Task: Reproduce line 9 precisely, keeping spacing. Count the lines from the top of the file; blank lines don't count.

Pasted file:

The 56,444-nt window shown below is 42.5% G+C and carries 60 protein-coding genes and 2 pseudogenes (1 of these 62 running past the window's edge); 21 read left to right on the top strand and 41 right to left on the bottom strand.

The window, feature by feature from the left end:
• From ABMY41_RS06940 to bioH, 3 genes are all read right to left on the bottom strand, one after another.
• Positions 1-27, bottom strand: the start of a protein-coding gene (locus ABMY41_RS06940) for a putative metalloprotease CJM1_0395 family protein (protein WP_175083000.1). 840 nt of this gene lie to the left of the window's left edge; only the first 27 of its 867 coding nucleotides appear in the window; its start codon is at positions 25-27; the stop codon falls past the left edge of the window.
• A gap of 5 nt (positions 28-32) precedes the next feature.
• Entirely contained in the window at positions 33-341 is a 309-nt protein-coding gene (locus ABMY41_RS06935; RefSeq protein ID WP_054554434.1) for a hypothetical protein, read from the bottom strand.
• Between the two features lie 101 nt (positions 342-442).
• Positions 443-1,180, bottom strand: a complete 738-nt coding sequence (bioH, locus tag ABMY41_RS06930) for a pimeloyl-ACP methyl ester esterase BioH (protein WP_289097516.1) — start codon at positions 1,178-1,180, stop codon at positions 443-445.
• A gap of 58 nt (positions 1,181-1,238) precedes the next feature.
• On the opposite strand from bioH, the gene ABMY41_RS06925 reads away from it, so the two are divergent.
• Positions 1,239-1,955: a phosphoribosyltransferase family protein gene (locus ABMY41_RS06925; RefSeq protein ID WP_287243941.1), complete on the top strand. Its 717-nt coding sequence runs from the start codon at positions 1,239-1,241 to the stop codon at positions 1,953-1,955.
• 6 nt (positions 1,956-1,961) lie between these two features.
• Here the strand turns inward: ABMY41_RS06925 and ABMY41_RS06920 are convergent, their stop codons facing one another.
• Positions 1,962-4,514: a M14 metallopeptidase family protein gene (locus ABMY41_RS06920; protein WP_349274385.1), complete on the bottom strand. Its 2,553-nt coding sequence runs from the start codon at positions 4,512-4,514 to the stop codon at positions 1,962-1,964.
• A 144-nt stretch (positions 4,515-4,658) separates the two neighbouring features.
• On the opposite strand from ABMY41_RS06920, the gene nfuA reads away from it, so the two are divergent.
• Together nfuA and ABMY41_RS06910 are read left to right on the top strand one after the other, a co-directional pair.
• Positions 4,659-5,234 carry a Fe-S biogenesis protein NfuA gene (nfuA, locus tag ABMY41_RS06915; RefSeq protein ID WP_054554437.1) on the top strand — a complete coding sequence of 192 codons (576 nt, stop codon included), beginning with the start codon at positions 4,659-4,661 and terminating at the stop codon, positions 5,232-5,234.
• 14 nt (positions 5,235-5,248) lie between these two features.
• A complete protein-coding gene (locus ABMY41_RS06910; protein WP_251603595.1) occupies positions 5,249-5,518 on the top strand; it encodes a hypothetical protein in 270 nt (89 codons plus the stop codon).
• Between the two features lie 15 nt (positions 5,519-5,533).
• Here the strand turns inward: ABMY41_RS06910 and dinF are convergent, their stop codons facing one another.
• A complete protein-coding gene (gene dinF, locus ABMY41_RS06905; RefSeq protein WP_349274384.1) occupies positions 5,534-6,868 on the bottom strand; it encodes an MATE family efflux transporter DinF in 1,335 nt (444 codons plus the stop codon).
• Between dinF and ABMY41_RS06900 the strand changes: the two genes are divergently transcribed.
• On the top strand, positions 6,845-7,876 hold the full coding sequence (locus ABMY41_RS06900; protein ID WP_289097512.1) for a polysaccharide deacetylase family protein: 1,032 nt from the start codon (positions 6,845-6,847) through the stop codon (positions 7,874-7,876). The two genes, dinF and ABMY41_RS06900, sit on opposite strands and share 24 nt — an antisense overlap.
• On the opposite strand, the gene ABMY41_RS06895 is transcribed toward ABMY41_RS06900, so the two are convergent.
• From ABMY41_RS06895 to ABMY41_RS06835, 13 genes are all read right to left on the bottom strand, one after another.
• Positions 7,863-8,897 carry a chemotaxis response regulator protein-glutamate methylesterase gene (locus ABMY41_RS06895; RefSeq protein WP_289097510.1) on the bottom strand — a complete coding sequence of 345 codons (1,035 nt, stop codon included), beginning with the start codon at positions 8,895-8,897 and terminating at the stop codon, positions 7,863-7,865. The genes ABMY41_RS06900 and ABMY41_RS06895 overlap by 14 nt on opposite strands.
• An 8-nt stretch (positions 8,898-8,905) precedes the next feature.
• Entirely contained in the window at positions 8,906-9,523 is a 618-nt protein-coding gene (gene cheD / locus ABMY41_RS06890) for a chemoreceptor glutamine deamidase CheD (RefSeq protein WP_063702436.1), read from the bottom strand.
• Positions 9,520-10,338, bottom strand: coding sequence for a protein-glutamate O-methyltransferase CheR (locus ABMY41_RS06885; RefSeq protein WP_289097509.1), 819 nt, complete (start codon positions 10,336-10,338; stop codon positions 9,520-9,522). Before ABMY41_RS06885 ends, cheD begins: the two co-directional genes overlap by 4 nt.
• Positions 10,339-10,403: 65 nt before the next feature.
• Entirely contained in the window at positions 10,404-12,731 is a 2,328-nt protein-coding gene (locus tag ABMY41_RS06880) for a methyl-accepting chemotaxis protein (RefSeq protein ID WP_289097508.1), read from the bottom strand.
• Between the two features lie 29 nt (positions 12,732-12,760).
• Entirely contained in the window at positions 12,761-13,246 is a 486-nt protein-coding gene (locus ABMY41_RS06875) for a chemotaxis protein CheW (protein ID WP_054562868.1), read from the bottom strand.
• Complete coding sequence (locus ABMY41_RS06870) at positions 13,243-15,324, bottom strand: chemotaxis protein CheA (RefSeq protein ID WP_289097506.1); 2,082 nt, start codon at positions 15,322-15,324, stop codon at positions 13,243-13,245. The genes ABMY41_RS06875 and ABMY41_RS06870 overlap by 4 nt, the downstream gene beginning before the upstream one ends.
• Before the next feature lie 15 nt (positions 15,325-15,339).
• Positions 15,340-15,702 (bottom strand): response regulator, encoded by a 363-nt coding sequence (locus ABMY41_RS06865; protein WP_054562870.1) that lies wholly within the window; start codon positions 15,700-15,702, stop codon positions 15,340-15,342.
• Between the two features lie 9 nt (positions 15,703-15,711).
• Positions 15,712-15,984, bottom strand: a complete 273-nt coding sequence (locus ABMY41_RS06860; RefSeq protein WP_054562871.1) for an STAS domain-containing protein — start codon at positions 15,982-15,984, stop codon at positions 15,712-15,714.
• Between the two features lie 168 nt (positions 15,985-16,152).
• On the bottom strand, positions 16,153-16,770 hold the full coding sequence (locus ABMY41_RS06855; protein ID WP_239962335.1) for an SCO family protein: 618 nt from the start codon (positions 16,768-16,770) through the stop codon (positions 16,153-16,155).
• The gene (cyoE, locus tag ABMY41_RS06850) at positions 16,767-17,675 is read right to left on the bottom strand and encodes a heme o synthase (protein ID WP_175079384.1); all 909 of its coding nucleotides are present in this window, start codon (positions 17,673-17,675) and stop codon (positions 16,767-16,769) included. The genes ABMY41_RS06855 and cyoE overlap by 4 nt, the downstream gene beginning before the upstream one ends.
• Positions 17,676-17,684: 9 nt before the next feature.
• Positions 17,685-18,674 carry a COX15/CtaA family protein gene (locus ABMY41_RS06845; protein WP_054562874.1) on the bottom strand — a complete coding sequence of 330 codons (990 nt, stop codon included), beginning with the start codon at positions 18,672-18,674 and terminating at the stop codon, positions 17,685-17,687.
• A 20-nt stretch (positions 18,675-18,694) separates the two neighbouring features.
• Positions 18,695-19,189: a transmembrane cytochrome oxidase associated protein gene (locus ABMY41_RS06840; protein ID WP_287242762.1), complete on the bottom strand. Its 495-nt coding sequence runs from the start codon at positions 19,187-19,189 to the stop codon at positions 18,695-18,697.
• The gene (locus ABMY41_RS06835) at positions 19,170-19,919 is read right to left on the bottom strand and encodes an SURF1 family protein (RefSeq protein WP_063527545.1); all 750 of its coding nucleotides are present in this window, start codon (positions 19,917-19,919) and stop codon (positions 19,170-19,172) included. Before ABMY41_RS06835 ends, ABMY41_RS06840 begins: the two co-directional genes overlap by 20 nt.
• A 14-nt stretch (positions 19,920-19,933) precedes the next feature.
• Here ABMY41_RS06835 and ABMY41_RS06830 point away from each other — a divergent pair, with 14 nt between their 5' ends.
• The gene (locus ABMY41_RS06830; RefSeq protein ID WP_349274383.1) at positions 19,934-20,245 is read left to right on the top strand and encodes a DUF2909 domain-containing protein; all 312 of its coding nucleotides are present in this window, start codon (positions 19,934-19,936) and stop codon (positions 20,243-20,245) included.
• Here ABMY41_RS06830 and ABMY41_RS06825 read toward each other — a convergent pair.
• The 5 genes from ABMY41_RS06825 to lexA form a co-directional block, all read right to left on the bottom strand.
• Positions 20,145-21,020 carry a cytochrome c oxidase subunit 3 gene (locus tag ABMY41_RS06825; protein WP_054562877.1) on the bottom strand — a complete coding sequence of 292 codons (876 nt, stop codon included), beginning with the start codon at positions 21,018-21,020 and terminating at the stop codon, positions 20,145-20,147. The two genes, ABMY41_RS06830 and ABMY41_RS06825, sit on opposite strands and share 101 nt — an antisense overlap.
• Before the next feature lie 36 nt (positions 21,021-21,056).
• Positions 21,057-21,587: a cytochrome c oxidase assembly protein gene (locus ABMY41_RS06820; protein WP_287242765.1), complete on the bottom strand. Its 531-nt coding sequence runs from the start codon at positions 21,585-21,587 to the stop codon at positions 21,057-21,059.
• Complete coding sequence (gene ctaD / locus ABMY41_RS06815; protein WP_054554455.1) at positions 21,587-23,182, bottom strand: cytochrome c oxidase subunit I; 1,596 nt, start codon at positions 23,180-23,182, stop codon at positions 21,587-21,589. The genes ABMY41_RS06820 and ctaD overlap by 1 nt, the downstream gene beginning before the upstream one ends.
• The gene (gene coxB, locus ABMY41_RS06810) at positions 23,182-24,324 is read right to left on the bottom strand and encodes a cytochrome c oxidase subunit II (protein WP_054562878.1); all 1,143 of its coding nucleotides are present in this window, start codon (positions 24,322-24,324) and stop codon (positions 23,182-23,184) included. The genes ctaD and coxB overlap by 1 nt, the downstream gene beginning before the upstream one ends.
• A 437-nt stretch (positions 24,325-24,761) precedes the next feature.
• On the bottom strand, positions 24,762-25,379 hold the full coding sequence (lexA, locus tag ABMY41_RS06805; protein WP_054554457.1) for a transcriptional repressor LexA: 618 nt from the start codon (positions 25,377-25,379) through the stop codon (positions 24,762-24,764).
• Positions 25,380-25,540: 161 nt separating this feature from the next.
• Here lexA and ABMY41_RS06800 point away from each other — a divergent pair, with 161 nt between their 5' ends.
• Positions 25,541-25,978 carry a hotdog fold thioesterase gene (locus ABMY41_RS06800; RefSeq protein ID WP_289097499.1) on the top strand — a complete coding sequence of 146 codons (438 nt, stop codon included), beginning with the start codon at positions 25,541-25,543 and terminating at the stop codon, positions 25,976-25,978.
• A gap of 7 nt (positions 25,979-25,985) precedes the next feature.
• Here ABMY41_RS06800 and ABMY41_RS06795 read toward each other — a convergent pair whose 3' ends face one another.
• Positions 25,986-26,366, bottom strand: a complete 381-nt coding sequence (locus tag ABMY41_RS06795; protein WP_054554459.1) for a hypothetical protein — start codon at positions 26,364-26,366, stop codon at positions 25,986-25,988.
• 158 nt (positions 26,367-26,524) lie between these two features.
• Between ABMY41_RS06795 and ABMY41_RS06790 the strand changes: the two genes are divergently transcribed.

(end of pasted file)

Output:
• A gap of 58 nt (positions 1,181-1,238) precedes the next feature.